These are our snug-as-anything top picks for dedicated snowsports lovers. At 225g they’re a nice balance of warmth and weight, and as well as an outer layer of 100 oer cent Merino wool there’s an inner layer of material, which is designed to wick away sweat and trap in body heat, regulating your temperature whether you’re skiing hard or just sat on a lift. The hoodie adds an extra level of warmth for winter, saving the need for a neck warmer and fitting underneath a helmet.
Icebreaker nature dye oasis 200 top
We always rate Icebreaker’s great quality, sustainably sourced Merino layers on test, and they’ve stepped up the ethical offerings with these layers. This top is dyed with plant pigments, an eco-friendly process that uses less water than synthetic dying as well as giving a pleasingly earthy tie dye look. The 200 weight is a good warmth to weight ratio for most outdoor adventure. Icebreaker’s Merino layers are some of the most expensive on sale, but also some of the best, and will last you for years without losing their shape or their warming abilities.
Roxy daybreak top and leggings
If your activewear motto is ‘the brighter the better, then Roxy’s daybreak set is the one for you,which is back for this season in eye-catching floral, graphic and mountain prints. Designed with skiers and snowboarders in mind, these sleek thermals have flatlocked seams and a comfortable lightweight fit that layers up nicely under snowsports clothing and hiking kit. We love the longer length of the top and the slim stretchy fit of the leggings, which would also work well for yoga and gym classes. Sold seperately.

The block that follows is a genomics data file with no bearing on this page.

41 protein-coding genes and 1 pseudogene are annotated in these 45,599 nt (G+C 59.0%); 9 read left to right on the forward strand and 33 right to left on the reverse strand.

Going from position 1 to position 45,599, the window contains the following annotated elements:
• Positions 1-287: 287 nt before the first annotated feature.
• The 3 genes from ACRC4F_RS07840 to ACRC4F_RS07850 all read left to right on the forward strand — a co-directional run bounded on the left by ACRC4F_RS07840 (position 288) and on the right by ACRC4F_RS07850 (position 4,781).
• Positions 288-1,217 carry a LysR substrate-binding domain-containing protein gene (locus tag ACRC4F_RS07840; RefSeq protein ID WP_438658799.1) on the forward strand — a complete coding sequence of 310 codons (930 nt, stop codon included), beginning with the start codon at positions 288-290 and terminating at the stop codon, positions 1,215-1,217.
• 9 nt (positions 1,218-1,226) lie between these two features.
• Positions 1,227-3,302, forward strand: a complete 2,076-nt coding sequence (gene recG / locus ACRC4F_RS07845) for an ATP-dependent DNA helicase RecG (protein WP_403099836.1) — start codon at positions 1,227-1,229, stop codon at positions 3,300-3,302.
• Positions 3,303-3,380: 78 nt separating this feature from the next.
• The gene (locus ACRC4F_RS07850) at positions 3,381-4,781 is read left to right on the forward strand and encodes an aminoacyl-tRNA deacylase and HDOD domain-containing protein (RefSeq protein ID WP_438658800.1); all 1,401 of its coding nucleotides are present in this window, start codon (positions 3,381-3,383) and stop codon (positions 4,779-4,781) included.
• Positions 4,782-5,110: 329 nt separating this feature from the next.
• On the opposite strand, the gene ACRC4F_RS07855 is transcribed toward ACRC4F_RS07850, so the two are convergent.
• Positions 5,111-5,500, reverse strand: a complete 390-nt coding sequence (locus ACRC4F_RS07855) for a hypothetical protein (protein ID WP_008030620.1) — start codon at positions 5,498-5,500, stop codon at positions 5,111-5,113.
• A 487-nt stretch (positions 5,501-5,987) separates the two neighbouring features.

The verdict: Women’s ski base layers
Our top performers are Montane’s versatile primino top and leggings. Finisterre’s simple and comfortable thermal set will keep you cosy all winter, and Roxy’s cheerful daybreak wins in the style stakes.
IndyBest product reviews are unbiased, independent advice you can trust. On some occasions, we earn revenue if you click the links and buy the products, but we never allow this to bias our coverage. The reviews are compiled through a mix of expert opinion and real-world testing.